Author ORCID Identifier

Date Available


Year of Publication


Degree Name

Master of Science in Family Sciences (MSFS)

Document Type

Master's Thesis


Agriculture, Food and Environment


Family Sciences

First Advisor

Dr. Nathan D. Wood


As systems theory has become the foundation of interpreting family interactions in therapy, it has become apparent that taking a systemic approach correlates with improved client growth and satisfaction outcomes. Clients’ systemic orientation to their problems may be influential in determining these outcomes in therapy. Thus, this study focused on how client’s systemic agreement can impact the outcomes of therapy and problem progress. We had 968 partnered individuals with differing economic backgrounds, education levels, and religious backgrounds participated in the study, as well as couples from age 18-72 with the mean age of 31.3. The couples’ SES ranged from below the poverty line to middle and upper class. MANCOVA was conducted to examine how clients’ systemic attributions to their presenting problem in therapy correlated with client couple satisfaction and presenting problem progress after accounting for the therapeutic alliance and initial relationship distress. Results show a statistical trend showing that clients’ perception of therapy progress over the course of therapy may be different depending on the type of systemic attribution they bring into therapy. Implications for the lack of statistically significant findings are discussed.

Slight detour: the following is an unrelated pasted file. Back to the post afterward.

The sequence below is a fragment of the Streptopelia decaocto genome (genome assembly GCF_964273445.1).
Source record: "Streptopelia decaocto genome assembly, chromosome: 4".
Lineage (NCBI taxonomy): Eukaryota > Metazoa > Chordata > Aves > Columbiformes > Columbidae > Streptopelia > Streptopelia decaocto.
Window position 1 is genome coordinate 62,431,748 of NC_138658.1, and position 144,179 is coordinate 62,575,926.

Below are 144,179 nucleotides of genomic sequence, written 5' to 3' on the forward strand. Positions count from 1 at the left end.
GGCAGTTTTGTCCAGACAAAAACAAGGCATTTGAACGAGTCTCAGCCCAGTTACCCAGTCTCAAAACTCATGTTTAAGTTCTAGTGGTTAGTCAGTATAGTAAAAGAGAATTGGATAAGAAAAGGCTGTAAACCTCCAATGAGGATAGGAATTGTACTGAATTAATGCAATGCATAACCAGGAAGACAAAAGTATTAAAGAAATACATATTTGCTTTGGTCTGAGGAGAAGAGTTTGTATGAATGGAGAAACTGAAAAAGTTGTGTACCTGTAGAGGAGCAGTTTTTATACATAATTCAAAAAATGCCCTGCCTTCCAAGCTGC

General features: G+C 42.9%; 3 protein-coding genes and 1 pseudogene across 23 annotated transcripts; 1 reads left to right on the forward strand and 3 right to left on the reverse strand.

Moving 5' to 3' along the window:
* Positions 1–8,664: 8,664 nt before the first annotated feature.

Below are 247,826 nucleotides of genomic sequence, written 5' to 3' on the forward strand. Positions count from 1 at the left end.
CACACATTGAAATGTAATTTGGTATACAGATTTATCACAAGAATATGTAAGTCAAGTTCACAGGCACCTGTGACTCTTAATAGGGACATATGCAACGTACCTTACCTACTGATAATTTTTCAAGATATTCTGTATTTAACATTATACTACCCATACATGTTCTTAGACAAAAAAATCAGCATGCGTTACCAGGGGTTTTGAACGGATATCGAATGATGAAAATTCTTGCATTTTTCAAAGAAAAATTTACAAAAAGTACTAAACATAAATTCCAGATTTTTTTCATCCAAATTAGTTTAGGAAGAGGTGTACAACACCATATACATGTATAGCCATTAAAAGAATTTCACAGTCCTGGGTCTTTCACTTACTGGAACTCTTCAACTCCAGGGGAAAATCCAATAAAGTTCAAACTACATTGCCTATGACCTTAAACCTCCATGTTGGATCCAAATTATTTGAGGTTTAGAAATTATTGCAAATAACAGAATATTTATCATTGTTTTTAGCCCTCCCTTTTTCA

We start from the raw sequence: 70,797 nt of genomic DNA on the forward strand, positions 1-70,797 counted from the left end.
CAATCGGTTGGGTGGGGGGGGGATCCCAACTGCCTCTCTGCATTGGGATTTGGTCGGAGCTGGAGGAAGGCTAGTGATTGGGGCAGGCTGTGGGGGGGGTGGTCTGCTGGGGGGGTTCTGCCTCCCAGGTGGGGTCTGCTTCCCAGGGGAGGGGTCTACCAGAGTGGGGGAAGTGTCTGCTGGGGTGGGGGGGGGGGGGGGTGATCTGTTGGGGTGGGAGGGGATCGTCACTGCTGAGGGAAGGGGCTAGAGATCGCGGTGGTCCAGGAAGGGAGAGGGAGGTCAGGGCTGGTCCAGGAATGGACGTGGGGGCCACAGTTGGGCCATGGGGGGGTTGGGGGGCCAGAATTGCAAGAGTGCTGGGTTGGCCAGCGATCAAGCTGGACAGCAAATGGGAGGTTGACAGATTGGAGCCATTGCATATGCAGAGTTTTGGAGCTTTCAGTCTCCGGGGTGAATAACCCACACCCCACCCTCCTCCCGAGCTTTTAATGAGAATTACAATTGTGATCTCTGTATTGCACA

Digital Object Identifier (DOI)